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Listed Buildings and Conservation Areas

This section looks at the special protection that is given to listed buildings and conservation areas. The importance that is given to these buildings and areas has led to the creation of the Planning (Listed Buildings and Conservation Areas) Act 1990; this law provides specific, extra protection for these valuable sites. This means that any development proposal that would affect a listed building or conservation area will also have to be given listed building consent or conservation area consent, in addition to the usual need for planning permission.

More detailed advice can be found within the NPPF here

LISTED BUILDINGS

Any building that has a special architectural or historical interest can be protected as a listed building. When a building is listed, it comes under the influence of the planning system which helps to protect it for the future.

Any person may suggest a building that is considered worthy of listing; this request can be made to your council or to the Department for Culture, Media and Sport (DCMS). This request will then be passed to English Heritage; this is the specialist body that advises the Government on heritage issues and following an investigation, it will provide a recommendation to DCMS on whether it thinks the building is worthy of listed building status.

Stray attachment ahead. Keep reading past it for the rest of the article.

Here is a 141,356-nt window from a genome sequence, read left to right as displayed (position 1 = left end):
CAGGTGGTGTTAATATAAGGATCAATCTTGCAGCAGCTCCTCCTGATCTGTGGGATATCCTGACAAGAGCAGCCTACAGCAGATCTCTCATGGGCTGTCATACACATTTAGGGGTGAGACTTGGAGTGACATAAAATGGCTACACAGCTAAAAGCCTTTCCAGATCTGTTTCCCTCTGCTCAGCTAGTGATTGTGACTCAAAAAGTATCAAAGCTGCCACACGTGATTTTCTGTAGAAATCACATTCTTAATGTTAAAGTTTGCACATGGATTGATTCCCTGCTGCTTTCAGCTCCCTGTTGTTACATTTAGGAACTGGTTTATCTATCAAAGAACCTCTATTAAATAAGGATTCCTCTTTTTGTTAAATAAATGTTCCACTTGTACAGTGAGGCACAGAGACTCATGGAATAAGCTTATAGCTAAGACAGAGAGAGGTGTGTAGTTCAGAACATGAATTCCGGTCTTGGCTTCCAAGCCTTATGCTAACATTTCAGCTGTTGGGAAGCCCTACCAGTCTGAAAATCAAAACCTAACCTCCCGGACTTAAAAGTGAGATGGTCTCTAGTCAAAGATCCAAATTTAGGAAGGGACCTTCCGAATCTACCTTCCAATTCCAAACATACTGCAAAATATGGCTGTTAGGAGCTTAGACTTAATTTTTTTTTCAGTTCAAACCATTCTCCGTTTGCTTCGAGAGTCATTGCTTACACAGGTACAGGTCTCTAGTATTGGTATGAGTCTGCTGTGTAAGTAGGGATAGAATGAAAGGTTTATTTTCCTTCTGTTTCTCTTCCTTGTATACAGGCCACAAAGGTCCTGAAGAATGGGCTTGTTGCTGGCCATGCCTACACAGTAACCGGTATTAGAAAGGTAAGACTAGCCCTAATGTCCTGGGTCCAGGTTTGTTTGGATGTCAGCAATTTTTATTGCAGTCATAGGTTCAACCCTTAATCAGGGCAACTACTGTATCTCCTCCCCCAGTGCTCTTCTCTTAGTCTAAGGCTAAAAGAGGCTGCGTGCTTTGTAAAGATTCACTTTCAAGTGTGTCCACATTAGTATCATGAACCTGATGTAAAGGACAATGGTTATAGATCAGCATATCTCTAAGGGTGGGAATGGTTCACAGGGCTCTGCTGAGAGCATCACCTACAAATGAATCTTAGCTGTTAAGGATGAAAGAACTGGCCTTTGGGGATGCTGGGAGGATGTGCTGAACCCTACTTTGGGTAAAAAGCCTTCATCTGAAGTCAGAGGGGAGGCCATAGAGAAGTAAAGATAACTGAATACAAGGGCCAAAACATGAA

Any works that would alter the character or appearance of a listed building will always need to receive listed building consent. In some situations, planning permission might not be necessary; if you are unsure, you should always discuss any plans with your local council.

CONSERVATION AREAS

Where there are groups of buildings that contribute to the attractiveness of the environment or have some historical importance, a council may declare a conservation area. On their own, buildings in the area might not be important enough to be given listed building status, but together they are worth protecting.

A council can create (or designate) a conservation area, but it would have publicise its plans before doing so. Once the area is created, there are a number of extra controls the council would have over any new development to make sure that the character of the area is protected. These extra controls include; the need for the council to give consent for the demolition of any building or for works to any tree and there are some restrictions in the permitted development rights available to property owners. These controls are put in place so that the council can meet its duty to preserve or enhance the character or appearance of the conservation area.

The following websites provide more information on listed buildings and conservation areas:

Department for Communities and Local Government

Department for Culture, Media and Sport (DCMS)

English Heritage

SEE ALSO:

Laws and Regulations